Accordingly, a droplet of radius 25 microns would take about 4 hours to fall through a cloud that is 1000 metres thick. Stokes Law is not valid for the larger water drops of drizzle or rain. There is as yet no uniform law by which one can relate the terminal velocity of a spherical body with its size.
Reverting back to the population of floating drops, we can now see that the larger drops would fall at a faster rate because of their greater fall speed. On their downward path, they would encounter several smaller ones that owing to their smaller fall speed, do not have time to get out of the way. Would these smaller drops, then, be captured by the larger ones?
A part of the smaller drops would be captured and in all probability, would combine with the large drop, but there are other mechanisms that are difficult to estimate. In the first place, it is not obvious that two water drops coming together would coalescence. It is difficult to find out, by laboratory experiments alone, what happens when two small water drops meet. The little experimental evidence that there is at present suggests the possibility of a bounce-off following collision. When two drops collide, their respective spherical shapes are distorted. Collision would then be followed by coalescence. But, on the other hand, if the colliding drops are of almost equal size, there is no certainty that collision would lead to coalescence.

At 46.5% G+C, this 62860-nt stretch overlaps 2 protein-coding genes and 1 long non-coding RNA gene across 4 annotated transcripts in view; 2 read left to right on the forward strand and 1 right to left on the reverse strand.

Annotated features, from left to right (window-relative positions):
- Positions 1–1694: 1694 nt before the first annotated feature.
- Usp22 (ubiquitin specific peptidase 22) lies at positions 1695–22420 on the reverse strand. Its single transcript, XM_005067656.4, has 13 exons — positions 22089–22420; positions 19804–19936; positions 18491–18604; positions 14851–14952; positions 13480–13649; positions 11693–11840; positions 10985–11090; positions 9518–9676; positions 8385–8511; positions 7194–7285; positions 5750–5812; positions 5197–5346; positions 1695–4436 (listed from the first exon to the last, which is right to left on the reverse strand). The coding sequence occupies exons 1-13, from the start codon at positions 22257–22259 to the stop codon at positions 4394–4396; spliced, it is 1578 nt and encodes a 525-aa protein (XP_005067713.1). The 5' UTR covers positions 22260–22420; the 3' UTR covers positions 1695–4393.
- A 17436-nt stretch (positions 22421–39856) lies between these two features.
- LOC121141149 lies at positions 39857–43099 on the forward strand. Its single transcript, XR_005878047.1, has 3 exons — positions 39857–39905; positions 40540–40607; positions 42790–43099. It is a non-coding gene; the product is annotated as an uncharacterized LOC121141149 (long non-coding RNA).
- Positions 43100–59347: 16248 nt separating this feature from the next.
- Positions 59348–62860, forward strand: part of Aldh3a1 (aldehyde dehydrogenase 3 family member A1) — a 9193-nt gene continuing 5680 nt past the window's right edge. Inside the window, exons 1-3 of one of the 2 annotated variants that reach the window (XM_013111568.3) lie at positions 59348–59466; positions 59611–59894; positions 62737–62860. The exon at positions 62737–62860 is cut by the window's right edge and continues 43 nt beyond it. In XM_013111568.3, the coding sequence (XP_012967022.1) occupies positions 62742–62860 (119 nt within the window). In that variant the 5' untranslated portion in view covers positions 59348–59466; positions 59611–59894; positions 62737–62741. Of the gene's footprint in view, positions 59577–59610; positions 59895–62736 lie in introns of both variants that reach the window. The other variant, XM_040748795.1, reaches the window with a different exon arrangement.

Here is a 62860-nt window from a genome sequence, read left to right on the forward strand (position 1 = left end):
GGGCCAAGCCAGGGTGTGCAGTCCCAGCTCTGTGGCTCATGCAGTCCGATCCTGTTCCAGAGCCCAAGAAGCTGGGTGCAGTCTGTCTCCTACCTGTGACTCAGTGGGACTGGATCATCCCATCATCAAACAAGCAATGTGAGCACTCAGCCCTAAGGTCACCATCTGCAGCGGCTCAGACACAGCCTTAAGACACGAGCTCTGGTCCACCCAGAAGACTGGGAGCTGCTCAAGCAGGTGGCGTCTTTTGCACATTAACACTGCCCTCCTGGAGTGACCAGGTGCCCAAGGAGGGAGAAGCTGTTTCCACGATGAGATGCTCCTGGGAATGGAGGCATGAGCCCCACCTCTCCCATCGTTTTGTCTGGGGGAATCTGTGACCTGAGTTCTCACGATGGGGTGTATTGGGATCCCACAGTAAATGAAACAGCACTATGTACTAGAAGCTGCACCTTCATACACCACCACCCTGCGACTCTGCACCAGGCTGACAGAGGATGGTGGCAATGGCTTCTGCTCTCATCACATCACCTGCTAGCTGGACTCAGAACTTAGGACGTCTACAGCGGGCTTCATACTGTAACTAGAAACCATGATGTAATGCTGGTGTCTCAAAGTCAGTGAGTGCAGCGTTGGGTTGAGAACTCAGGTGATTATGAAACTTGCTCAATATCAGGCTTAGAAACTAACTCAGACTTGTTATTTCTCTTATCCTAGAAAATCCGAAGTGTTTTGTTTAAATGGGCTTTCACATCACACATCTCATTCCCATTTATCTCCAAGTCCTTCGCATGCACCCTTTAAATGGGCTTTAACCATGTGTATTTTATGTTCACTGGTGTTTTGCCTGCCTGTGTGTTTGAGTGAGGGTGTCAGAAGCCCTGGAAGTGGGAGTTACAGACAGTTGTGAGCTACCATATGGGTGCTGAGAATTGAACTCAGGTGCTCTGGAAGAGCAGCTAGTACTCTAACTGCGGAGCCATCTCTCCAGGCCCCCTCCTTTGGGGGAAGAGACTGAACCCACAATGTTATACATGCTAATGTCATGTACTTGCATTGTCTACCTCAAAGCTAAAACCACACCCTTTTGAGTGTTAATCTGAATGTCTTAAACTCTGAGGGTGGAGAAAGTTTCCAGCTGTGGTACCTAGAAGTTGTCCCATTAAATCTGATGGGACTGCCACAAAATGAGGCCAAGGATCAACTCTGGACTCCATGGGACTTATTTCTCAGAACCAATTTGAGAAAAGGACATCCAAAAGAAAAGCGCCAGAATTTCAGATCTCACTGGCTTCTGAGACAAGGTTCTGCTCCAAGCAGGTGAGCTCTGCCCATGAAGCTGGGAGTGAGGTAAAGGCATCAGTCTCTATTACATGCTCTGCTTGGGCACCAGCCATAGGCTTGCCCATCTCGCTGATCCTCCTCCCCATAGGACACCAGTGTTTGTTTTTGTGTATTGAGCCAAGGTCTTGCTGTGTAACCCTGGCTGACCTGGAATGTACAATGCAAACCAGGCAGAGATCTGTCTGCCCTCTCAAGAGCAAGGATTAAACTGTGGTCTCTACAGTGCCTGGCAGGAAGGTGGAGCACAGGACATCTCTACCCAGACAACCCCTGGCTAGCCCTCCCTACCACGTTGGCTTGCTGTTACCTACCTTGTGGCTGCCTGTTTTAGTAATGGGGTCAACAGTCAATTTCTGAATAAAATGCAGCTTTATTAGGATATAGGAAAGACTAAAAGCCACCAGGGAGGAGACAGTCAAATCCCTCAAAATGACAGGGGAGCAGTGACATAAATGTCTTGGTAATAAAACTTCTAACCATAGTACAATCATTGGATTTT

A considerable volume of theoretical work has been directed to ascertain the rate of rain formation by coalescence. Most theoreticians base their computations on the assumption that each collision between two drops leads to coalescence. The indications provided by these theoretical studies are that, in the initial stage, the growth of a droplet by progressive condensation of water vapour proceeds more rapidly than the coalescence mechanism, until the drop acquires a radius of 15 microns. Thereafter, the rate of growth by coalescence begins to predominate. It is likely that in clouds of large vertical extent, growth by condensation of water vapour on ice crystals initiate the precipitation mechanism. The subsequent development of rain must be the result of a combination between coalescence and progressive condensation.
Excerpt from “The Monsoon” by Dr.P.K. Das, former Director General of the National Meteorological Service of the Government of India. Published by the Director, National Book Trust, India. Price Rs.75.00